He overreacted to the situation to begin with but why is he holding such a grudge 6 months after the fact? Sounds like the problem is his controlling behavior. Good luck with this.

Answer by Libby
Too bad your cousin’s fiance sees her as a child who needs to be taken care of by others, rather than an adult woman capable of making her own decisions. That’s going to cause them problems later.

If you’re comfortable enough, I think you should say, “Look, dude, I’m busting my a** for your wedding, and it’s costing me a lot of money, so the least you could do is drop the attitude. A ‘thank you’ would be nice, too. So let’s act like adults, shall we?”

Answer by Avis B
YOU should never participate in a wedding that will make you feel unhappy or uncomfortable or angry.

Since the wedding is only three months away, I’m sure you have already invested a substantial amount of money into it (wedding attire, shoes, gifts, etc) so just walking away is not the answer UNLESS the Groom becomes more rude and aggressive, and then you have every right to walk away.

So how do you propose a toast “to the happy couple?” You keep it short and simple. If a wedding toast is longer than two minutes, it is too long. Just wish them the best, raise your glass in celebration and then sit down.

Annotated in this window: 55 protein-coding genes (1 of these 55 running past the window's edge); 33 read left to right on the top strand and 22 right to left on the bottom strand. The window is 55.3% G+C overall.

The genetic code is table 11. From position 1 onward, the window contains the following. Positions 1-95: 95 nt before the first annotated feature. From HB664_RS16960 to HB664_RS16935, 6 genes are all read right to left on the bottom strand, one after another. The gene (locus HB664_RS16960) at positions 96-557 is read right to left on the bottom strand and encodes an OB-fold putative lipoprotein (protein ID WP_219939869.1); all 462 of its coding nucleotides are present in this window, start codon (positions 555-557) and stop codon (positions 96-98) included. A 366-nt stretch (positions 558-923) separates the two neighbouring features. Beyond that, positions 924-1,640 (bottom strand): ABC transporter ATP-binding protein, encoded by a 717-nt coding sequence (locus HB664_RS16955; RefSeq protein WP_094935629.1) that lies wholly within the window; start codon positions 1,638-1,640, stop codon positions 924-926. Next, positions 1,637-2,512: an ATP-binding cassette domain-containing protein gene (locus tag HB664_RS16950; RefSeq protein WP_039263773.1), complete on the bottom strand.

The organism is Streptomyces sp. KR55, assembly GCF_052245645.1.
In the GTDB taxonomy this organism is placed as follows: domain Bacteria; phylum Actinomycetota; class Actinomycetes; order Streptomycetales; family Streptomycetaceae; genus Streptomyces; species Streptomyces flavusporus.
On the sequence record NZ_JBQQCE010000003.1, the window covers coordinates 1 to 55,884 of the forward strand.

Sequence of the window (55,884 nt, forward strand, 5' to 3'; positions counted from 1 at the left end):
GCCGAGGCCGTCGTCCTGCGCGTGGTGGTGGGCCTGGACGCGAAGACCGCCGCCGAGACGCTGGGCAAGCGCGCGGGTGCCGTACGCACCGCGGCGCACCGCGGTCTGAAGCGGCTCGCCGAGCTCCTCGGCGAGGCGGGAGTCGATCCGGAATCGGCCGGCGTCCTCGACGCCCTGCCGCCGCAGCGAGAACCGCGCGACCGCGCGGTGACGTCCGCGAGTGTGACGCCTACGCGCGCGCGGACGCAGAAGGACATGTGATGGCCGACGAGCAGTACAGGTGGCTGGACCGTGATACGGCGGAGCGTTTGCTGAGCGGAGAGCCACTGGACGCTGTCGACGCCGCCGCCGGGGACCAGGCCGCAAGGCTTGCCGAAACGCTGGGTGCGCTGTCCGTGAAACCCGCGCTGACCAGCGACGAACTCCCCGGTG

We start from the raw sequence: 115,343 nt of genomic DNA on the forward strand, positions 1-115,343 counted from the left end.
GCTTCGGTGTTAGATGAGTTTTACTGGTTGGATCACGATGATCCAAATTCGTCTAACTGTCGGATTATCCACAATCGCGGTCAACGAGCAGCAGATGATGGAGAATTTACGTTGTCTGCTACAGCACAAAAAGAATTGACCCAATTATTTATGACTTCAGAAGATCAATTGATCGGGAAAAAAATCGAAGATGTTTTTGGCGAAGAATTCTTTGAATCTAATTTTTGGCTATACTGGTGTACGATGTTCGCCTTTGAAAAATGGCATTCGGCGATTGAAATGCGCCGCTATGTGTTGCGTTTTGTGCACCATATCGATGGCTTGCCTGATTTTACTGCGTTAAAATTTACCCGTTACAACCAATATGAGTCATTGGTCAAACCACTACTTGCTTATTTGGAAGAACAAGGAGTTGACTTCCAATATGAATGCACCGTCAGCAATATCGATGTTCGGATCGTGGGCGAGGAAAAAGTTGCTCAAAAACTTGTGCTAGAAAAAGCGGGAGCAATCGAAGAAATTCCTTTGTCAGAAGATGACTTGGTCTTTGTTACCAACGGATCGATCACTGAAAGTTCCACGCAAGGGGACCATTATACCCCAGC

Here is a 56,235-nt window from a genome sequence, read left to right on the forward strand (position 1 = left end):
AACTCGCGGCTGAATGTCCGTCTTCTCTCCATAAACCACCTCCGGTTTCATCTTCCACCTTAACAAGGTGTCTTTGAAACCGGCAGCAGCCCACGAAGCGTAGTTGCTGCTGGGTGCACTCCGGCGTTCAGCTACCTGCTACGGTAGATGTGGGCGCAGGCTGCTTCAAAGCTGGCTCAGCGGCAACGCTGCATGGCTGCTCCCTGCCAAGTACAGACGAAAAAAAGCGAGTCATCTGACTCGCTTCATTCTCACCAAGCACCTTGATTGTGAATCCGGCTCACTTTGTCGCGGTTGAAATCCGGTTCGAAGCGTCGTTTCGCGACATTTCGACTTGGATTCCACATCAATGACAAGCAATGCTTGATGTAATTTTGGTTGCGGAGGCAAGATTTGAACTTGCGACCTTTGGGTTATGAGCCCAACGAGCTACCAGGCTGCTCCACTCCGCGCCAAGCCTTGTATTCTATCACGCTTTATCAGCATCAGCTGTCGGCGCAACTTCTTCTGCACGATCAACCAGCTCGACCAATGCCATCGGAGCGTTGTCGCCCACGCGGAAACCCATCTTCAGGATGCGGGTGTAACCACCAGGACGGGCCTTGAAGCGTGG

Personally, I would keep as far away as possible from the Groom at the reception because if he is drinking you are not going to have a nice day, and he really does not care.

Answered by: A Certified wedding specialist / A Professional bridal consultant / A Wedding ceremony officiant

Answer by Spindrift
He is being very childish and more than a little controlling, one, your cousin is not a child and you are not her mother, she is just a few years younger than you and old enough to drink responsibly and two, he has no right to be such an asshole, three, you need to confront him and talk it out, tell him you are more than aware of his animosity and his mean spirited gossip about you over nothing and ask him point blank how he feels about you being in the wedding. If he gives you any negative response at all, then you should withdraw, and frankly, I would not even attend the wedding and I’d make sure the cousin knew what sort of idiot she is marrying.

the bible said to honor thy father and thy mother, but why did Jesus address his mother only as “woman”?

Posted in Working Mothers on 7th March 2014